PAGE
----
About “Note to the Listener”
The opening track of North Light was almost the last track to be written and recorded for the album. I wanted it to be something like a key to the album, while still standing alone as an earnest and universal plea to be heard.
I’ll try to give an explanation for it, which will be incomplete, I’m sure.
First, the words; to read before, as, or after you listen:
It feels like a cloudy sunrise.
It feels like a caged bird.
It feels like a lonely baby.
That’s how it feels.
That’s how it feels…to sing…
to sing songs,
to live life,
to be in time.
But—if you’re there—
be the eye to my light,
and the hand to mine,
and the ear to my song.
The images here are all allusions to the images that litter the rest of the album: the light, the bird, the child, the song, life, time. Each is mutually descriptive and intertwined with the other. I made a half-hearted attempt to create a chiasm–but, it’s not quite right.
The sunrise is to time as the bird is to the song, or the child to life. They are at once the incarnation of the abstract idea and the things that shape the idea. So it is with the knower and the known. The one informs the other and cannot exist without changing the other.
Our effort to sing a song–to tell something of ourselves–is something like the shame of a bird–a picture of freedom, beauty, hope, and possibility–that is bound. It seems futile for it to sing. And yet it can’t help but be heard. So despite its shame, and all it lacks, it can still change those who hear it.
Our lives seem to pass in loneliness like that of a child, longing for company. We look for comfort, for companionship, for touch, for love. But, perhaps there is something in that need that is redemptive. This is an idea that will be explored further especially in “Frozen Lake/This Old World”.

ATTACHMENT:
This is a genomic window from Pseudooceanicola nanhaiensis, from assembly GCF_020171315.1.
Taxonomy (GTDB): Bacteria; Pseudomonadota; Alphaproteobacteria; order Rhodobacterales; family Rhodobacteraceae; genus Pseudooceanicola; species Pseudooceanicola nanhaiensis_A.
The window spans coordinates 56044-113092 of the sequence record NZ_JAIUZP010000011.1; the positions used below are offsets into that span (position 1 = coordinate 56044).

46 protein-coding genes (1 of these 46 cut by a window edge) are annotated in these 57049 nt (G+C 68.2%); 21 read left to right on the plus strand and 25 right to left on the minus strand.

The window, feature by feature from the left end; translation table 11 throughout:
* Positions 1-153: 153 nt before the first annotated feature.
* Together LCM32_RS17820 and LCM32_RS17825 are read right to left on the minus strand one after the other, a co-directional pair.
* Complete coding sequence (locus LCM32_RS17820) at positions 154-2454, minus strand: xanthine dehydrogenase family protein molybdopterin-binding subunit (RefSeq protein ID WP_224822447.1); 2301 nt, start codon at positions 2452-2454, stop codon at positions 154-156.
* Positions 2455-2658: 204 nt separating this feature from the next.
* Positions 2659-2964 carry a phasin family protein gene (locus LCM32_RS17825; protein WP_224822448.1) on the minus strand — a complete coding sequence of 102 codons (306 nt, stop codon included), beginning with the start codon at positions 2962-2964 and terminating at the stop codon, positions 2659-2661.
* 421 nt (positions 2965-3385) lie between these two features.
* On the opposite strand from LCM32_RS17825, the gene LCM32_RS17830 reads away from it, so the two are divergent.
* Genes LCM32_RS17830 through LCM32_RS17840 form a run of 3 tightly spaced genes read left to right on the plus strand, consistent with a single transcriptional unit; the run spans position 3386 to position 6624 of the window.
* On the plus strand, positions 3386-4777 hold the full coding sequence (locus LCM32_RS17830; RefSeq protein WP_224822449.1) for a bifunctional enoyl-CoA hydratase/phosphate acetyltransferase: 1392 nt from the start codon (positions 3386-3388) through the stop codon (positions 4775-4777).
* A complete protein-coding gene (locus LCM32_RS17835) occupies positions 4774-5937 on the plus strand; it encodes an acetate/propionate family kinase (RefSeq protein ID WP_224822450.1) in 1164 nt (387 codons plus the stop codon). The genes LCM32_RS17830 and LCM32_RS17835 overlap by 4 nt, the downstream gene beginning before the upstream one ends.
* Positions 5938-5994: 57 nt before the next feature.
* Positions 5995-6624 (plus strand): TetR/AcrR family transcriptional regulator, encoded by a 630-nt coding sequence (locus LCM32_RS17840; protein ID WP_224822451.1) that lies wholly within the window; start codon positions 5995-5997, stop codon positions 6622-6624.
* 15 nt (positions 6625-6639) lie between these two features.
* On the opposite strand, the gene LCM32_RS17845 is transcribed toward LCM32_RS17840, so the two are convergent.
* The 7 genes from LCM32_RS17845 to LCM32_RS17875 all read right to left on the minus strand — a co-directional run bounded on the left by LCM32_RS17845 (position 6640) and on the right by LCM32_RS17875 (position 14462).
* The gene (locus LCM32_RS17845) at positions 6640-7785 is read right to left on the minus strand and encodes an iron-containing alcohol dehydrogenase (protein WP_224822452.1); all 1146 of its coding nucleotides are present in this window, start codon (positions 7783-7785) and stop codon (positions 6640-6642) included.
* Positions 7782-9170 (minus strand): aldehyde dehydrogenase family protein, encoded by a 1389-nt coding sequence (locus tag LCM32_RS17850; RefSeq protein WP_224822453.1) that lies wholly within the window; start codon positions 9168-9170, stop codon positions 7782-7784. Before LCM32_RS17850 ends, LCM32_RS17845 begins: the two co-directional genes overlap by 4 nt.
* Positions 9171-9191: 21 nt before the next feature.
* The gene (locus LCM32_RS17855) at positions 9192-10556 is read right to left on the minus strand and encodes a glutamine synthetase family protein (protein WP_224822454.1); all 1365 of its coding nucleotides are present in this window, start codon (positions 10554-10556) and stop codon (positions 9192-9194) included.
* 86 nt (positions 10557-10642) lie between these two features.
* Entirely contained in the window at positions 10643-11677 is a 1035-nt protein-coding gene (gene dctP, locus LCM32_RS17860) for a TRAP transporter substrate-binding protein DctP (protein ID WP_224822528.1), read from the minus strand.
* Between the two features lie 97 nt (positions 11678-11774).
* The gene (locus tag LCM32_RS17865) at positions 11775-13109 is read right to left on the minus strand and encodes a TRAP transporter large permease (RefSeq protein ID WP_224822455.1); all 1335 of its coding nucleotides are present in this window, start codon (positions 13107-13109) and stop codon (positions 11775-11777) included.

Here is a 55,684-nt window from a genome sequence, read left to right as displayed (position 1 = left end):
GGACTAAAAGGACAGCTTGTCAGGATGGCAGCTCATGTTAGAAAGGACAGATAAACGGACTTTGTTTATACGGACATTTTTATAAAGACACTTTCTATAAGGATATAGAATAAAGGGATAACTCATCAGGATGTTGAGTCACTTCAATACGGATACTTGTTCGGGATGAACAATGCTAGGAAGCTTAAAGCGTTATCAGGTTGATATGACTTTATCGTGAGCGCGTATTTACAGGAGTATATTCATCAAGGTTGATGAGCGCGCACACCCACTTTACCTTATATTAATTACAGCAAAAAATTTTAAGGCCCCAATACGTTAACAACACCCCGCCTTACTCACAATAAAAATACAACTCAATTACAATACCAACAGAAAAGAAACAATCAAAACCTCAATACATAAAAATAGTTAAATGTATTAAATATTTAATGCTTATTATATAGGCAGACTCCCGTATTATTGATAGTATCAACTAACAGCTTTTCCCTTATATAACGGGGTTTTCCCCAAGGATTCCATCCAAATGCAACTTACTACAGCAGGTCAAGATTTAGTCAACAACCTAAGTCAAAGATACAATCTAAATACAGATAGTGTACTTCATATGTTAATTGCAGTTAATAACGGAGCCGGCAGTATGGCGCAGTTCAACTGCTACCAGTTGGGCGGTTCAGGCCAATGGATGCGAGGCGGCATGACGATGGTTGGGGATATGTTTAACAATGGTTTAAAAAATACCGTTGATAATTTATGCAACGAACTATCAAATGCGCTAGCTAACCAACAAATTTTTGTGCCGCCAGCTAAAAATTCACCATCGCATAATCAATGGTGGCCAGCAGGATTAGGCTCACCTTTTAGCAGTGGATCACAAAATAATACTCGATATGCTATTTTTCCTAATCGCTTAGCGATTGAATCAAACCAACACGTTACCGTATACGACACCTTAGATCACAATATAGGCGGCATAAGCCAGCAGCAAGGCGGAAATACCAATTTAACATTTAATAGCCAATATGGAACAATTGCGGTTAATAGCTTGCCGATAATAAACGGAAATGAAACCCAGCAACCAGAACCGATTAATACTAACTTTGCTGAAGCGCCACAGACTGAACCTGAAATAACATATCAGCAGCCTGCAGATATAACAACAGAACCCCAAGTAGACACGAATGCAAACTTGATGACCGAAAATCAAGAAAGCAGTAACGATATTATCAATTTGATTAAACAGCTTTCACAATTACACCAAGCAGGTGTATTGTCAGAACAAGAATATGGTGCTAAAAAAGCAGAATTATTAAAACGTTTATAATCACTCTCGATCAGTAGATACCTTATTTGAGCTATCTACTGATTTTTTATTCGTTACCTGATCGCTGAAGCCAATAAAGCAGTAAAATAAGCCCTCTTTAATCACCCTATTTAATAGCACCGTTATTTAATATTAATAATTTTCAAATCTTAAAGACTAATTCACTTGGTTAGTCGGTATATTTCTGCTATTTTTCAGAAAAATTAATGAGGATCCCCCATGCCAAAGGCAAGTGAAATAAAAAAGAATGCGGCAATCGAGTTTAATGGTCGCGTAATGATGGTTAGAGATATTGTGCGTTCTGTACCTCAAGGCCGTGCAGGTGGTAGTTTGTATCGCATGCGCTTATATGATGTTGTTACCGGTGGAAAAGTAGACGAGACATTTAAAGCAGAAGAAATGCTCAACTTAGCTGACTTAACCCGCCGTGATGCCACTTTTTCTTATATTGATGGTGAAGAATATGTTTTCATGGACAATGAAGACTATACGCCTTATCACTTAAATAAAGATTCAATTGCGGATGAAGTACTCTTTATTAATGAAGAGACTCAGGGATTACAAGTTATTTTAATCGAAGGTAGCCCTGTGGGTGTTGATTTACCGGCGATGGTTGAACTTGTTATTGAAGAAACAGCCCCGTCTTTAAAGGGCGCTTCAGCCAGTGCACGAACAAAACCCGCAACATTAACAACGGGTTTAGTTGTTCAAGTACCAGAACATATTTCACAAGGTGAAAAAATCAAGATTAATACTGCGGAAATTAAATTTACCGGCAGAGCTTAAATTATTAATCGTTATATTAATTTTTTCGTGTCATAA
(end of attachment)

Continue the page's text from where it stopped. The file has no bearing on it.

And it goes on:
Time is oppressive, and unrelenting at that; but, while the sun’s rising is a reminder of time’s endless cycle, it is also the thing by which we see everything else. Obscured light is therefore some kind of lack, and one unseen sunrise is one that is forever lost to the viewer. The notion of light informing perception is fundamental, and the idea of seeing or perceiving is likewise central.
In all these aspects we find ourselves longing to know and to be known.
As you listen through the album, try to pay attention to these themes. Hopefully you’ll see how they are woven throughout.
What you are hearing:
I prepared my old, neglected piano for this piece by isolating the strings I would be using. I muted most of them with a strip of tuner’s felt and I positioned some loose-leaf paper over the C to give it that buzzing sound.
I wanted the rhythm to be nearly predictable, but also unsettling, so I didn’t keep the pulse steady. After recording the initial pulsing piano, I cut out parts of the track in Audacity, and reversed some sections to make the pulse nearly regular, but unsteady. I recorded a few piano parts and then layered them.
The melodic motive in the trumpet part became the basis of “This Old World”, which was intended to be both a reprise and a resolution to some of the themes in the album. Listen for it.
I wanted the trumpet parts to proceed like a round and become oppressive to work with and against the piano. In so doing, I was trying to evoke the sense of longing that the album and this song explore.
Somewhere near the track’s golden mean (“to be in time”) the cacophony clears a bit to highlight the voice, and little by little, parts drop off. Finally the voice is left alone to plead that the listener “be the ear to my song”. This sentiment is of course, personal, but also universal.
Let that be a start. Thank you for listening.